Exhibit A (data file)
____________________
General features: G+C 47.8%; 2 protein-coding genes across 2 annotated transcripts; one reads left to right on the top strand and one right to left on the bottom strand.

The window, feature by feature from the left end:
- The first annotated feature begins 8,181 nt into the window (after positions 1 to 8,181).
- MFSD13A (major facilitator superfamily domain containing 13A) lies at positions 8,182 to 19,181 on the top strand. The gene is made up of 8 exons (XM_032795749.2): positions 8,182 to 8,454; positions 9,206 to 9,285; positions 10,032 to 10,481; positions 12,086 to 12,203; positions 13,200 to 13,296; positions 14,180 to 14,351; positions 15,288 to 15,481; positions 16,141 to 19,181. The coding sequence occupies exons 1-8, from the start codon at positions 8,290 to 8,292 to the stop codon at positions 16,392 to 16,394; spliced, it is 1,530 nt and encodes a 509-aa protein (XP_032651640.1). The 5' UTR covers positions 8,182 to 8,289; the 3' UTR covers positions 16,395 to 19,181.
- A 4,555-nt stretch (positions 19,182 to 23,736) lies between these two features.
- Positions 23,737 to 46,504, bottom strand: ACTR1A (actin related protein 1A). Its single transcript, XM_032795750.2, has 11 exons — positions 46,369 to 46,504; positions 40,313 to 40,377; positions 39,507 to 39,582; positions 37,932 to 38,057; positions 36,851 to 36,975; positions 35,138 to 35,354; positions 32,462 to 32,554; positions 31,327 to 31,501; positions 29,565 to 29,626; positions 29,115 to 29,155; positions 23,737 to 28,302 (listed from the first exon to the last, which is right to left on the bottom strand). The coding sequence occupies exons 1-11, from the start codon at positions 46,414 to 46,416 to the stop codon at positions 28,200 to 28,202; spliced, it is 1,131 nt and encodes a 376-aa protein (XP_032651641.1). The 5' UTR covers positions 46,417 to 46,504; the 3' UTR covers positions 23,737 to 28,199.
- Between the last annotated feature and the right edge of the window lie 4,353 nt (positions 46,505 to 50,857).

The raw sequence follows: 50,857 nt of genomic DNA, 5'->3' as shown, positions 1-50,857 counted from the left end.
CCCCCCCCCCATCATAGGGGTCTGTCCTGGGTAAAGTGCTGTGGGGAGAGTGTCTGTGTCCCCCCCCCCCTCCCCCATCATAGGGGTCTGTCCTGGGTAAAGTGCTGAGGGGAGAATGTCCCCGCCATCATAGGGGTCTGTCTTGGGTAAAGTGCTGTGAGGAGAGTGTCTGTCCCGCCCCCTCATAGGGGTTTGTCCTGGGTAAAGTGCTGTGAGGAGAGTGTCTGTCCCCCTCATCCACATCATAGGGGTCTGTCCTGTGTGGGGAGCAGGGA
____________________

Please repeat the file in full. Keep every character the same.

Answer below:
General features: G+C 47.8%; 2 protein-coding genes across 2 annotated transcripts; one reads left to right on the top strand and one right to left on the bottom strand.

The window, feature by feature from the left end:
- The first annotated feature begins 8,181 nt into the window (after positions 1 to 8,181).
- MFSD13A (major facilitator superfamily domain containing 13A) lies at positions 8,182 to 19,181 on the top strand. The gene is made up of 8 exons (XM_032795749.2): positions 8,182 to 8,454; positions 9,206 to 9,285; positions 10,032 to 10,481; positions 12,086 to 12,203; positions 13,200 to 13,296; positions 14,180 to 14,351; positions 15,288 to 15,481; positions 16,141 to 19,181. The coding sequence occupies exons 1-8, from the start codon at positions 8,290 to 8,292 to the stop codon at positions 16,392 to 16,394; spliced, it is 1,530 nt and encodes a 509-aa protein (XP_032651640.1). The 5' UTR covers positions 8,182 to 8,289; the 3' UTR covers positions 16,395 to 19,181.
- A 4,555-nt stretch (positions 19,182 to 23,736) lies between these two features.
- Positions 23,737 to 46,504, bottom strand: ACTR1A (actin related protein 1A). Its single transcript, XM_032795750.2, has 11 exons — positions 46,369 to 46,504; positions 40,313 to 40,377; positions 39,507 to 39,582; positions 37,932 to 38,057; positions 36,851 to 36,975; positions 35,138 to 35,354; positions 32,462 to 32,554; positions 31,327 to 31,501; positions 29,565 to 29,626; positions 29,115 to 29,155; positions 23,737 to 28,302 (listed from the first exon to the last, which is right to left on the bottom strand). The coding sequence occupies exons 1-11, from the start codon at positions 46,414 to 46,416 to the stop codon at positions 28,200 to 28,202; spliced, it is 1,131 nt and encodes a 376-aa protein (XP_032651641.1). The 5' UTR covers positions 46,417 to 46,504; the 3' UTR covers positions 23,737 to 28,199.
- Between the last annotated feature and the right edge of the window lie 4,353 nt (positions 46,505 to 50,857).

The raw sequence follows: 50,857 nt of genomic DNA, 5'->3' as shown, positions 1-50,857 counted from the left end.
CCCCCCCCCCATCATAGGGGTCTGTCCTGGGTAAAGTGCTGTGGGGAGAGTGTCTGTGTCCCCCCCCCCCTCCCCCATCATAGGGGTCTGTCCTGGGTAAAGTGCTGAGGGGAGAATGTCCCCGCCATCATAGGGGTCTGTCTTGGGTAAAGTGCTGTGAGGAGAGTGTCTGTCCCGCCCCCTCATAGGGGTTTGTCCTGGGTAAAGTGCTGTGAGGAGAGTGTCTGTCCCCCTCATCCACATCATAGGGGTCTGTCCTGTGTGGGGAGCAGGGA